My research focuses on improving accuracy of protein multiple sequence alignments. Multiple sequence alignment is a fundamental step in bioinformatics, but the problem is NP-complete. Because of the importance of the result and complexity of the multiple sequence alignment problem many algorithms exist to find high quality alignments in practice. Each of these algorithms has a large number of tunable parameters that can greatly affect the quality of the computed alignment. Most users rely on the default parameter choices, which produce the best alignments on average, but produce poor alignments for some inputs. We developed a process called parameter advising which selects parameter choices that produces a high quality alignment for the input. To accomplish this candidate alignments are produced using each of the parameter choices in an advising set, the accuracy of these candidate alignments is then estimated using an advising estimator, the candidate alignment with the highest estimated accuracy is then selected for the user. To estimate the alignment accuracy we developed Facet (Feature-based accuracy estimator) which is a linear combination of efficiently-computable feature functions. We have found that learning an optimal advisor (selecting both the estimator coefficients and the set of parameter choices) is NP-complete. We expanded this result to show that finding the estimator coefficients or the estimator set independently is also NP-complete. In practice, we have methods to find close-to optimal advisors. We are working on ways to improve the accuracy of these parameter advisors.
I am currently funded as a graduate research assistant under NSF grant number IIS-1217886, and was previously funded as a GRA under the NSF IGERT Grant in Comparative Genomics DGE-0654435.
The paper describing a software package I created with Jennifer H. Wisecaver (now at Vanderbilt University) while we were both PhD students at the University of Arizona has been accepted for publication in the journal PeerJ. Even as a preprint on arXiv it was cited multiple times (included by papers in Nature Communications and PNAS).
The application SiClE (for Sister Clade Extractor) was created to perform high-throughput phylogenetic analysis. Given a tree and a search term it first determines if the search term is monophyletic in the tree then identifies the two sister clades. It has been used successfully as an initial filtering step to investigate horizontal gene transfer at the high-throughput scale. The program is open source and freely available under a Creative Commons License at http://eebweb.arizona.edu/sicle/.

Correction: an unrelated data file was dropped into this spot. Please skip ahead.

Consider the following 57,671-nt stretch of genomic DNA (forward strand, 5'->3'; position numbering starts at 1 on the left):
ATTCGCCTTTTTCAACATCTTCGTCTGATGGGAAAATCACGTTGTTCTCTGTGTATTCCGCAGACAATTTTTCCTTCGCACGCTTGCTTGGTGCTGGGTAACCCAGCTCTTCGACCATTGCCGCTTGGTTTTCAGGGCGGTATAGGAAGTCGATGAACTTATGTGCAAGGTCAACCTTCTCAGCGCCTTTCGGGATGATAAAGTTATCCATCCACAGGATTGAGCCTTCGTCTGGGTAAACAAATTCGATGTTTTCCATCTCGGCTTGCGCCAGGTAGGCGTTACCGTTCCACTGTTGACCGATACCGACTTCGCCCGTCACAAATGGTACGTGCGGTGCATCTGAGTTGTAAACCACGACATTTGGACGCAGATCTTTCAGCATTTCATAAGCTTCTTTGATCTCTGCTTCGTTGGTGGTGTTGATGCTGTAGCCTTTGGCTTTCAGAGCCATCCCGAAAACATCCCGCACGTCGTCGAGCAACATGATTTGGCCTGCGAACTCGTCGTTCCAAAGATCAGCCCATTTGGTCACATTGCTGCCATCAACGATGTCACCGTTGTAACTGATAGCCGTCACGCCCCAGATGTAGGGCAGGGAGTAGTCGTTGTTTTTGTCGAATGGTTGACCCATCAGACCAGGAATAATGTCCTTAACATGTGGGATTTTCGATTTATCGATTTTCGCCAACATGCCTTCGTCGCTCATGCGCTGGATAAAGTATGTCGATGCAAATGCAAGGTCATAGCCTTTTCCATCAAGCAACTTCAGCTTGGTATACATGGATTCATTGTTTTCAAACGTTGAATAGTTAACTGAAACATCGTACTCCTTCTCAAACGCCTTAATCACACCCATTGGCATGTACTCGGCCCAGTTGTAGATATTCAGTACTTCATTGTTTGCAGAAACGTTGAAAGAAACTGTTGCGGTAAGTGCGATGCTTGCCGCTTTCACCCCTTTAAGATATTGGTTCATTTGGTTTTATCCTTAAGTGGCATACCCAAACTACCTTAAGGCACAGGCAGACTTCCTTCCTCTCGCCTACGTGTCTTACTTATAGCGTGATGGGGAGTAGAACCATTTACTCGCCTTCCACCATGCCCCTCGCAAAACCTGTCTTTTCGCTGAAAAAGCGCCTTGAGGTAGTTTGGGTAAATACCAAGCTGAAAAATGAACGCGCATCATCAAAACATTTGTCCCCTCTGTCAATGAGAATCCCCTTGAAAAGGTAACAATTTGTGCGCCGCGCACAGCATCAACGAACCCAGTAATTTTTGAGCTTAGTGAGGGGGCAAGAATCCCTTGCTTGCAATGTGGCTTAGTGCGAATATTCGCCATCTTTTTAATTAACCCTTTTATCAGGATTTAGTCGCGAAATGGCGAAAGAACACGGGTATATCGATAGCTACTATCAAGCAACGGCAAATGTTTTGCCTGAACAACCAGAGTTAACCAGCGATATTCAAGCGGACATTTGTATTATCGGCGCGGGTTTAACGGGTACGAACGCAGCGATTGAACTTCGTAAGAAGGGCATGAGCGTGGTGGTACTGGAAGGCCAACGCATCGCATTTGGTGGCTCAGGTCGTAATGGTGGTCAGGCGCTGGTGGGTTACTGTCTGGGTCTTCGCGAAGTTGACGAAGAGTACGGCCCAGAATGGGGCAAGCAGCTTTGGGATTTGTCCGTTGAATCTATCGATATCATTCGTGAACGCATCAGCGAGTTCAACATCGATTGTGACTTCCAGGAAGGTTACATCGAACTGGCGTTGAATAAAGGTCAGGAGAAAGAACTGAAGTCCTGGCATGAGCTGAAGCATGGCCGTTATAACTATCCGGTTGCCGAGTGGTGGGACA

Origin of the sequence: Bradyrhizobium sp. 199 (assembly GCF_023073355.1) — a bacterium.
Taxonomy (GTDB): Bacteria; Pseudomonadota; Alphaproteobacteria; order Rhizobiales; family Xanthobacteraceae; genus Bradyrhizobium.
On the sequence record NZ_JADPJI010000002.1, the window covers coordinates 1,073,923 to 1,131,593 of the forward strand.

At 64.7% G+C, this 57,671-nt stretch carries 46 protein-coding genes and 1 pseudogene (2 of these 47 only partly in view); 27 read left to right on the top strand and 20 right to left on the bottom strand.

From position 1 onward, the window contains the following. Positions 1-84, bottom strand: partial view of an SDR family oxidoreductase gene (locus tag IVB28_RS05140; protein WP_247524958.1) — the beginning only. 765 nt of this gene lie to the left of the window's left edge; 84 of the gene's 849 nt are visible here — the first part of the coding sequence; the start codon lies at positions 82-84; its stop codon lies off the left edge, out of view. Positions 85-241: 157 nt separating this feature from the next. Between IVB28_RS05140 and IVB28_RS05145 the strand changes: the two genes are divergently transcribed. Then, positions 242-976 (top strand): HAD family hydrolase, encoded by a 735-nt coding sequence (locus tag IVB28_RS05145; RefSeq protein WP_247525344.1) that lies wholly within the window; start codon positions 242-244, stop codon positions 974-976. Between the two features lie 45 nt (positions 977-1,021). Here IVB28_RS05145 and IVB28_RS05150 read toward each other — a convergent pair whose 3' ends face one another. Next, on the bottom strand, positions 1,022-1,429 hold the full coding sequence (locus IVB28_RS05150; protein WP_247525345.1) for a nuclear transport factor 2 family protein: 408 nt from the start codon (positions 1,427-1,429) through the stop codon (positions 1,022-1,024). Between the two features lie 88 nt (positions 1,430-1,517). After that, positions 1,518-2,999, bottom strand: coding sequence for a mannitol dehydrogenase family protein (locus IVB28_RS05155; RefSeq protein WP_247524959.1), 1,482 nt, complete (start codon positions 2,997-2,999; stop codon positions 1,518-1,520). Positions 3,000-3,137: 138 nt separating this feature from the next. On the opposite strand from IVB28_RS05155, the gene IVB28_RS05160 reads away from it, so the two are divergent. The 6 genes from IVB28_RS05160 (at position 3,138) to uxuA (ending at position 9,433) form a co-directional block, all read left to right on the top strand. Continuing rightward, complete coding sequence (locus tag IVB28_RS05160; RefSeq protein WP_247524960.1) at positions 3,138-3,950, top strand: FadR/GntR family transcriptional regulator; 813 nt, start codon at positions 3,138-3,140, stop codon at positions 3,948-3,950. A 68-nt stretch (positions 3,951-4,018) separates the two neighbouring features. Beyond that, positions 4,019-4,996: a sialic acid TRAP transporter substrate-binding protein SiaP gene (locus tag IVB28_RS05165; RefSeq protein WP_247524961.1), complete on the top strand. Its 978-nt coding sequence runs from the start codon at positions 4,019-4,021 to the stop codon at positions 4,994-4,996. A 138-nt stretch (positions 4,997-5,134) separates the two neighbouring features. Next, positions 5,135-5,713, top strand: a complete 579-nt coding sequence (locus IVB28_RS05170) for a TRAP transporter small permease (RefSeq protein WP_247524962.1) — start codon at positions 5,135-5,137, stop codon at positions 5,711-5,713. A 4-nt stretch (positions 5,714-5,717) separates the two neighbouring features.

Read the paper at https://peerj.com/articles/2359/.
I will be giving a talk titled “Boosting alignment accuracy through adaptive local realignment” at ISMB 2016 in session TP021 on Sunday, 10 July at 2:00 PM in the Northern Hemisphere E1/E2 room. This will be a late breaking research talk so there is no associated publication yet, but information about using adaptive realignment can be found on the Facet website at http://facet.cs.arizona.edu/realignment.html. I will also be presenting a poster on the same work, during the Monday poster session you can find me at poster number N22. A preprint is also on bioRxiv DOI 10.1101/063131.
I have accepted a position to be a Lane Fellow in the Computational Biology Department in the School of Computer Science at Carnegie Mellon University working with Carl Kingsford. I will be starting in Pittsburgh in September 2016.
My paper titled “Predicting core columns of protein alignments improves parameter advising” was accepted to WABI 2016, and I will presenting it at the meeting in Aarhus, Denmark in August. The slides from my talk from WABI 2016 can be viewed online here.
I recently converted my website to WordPress. Even though I used to work in web development myself, I no longer have the time or interest in maintaining a custom built website. I am hoping that by having a content management system updates when new publications and events happen will be more easily managed.